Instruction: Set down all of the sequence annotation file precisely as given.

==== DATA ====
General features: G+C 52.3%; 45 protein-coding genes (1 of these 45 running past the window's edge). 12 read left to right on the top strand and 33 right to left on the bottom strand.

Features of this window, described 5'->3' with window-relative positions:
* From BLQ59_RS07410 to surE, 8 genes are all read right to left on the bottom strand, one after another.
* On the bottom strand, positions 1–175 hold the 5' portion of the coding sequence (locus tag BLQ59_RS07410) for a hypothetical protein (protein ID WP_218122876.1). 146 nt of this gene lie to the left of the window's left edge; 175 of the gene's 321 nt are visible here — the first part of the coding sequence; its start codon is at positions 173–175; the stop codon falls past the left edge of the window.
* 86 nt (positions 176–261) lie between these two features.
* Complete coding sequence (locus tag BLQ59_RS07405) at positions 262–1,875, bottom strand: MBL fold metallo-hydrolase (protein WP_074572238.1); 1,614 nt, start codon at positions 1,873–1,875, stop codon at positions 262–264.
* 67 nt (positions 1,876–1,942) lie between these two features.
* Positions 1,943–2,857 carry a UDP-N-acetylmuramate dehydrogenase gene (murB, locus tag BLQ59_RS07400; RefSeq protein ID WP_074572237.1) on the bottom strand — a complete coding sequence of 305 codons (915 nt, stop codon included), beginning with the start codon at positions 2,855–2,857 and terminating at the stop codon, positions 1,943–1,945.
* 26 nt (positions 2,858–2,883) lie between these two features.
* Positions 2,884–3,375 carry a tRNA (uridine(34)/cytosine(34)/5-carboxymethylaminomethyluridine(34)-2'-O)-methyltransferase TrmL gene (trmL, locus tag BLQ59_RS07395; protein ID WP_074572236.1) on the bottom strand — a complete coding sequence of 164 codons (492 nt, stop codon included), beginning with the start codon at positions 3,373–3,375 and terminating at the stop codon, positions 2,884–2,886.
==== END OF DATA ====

General features: G+C 52.3%; 45 protein-coding genes (1 of these 45 running past the window's edge). 12 read left to right on the top strand and 33 right to left on the bottom strand.

Features of this window, described 5'->3' with window-relative positions:
* From BLQ59_RS07410 to surE, 8 genes are all read right to left on the bottom strand, one after another.
* On the bottom strand, positions 1–175 hold the 5' portion of the coding sequence (locus tag BLQ59_RS07410) for a hypothetical protein (protein ID WP_218122876.1). 146 nt of this gene lie to the left of the window's left edge; 175 of the gene's 321 nt are visible here — the first part of the coding sequence; its start codon is at positions 173–175; the stop codon falls past the left edge of the window.
* 86 nt (positions 176–261) lie between these two features.
* Complete coding sequence (locus tag BLQ59_RS07405) at positions 262–1,875, bottom strand: MBL fold metallo-hydrolase (protein WP_074572238.1); 1,614 nt, start codon at positions 1,873–1,875, stop codon at positions 262–264.
* 67 nt (positions 1,876–1,942) lie between these two features.
* Positions 1,943–2,857 carry a UDP-N-acetylmuramate dehydrogenase gene (murB, locus tag BLQ59_RS07400; RefSeq protein ID WP_074572237.1) on the bottom strand — a complete coding sequence of 305 codons (915 nt, stop codon included), beginning with the start codon at positions 2,855–2,857 and terminating at the stop codon, positions 1,943–1,945.
* 26 nt (positions 2,858–2,883) lie between these two features.
* Positions 2,884–3,375 carry a tRNA (uridine(34)/cytosine(34)/5-carboxymethylaminomethyluridine(34)-2'-O)-methyltransferase TrmL gene (trmL, locus tag BLQ59_RS07395; protein ID WP_074572236.1) on the bottom strand — a complete coding sequence of 164 codons (492 nt, stop codon included), beginning with the start codon at positions 3,373–3,375 and terminating at the stop codon, positions 2,884–2,886.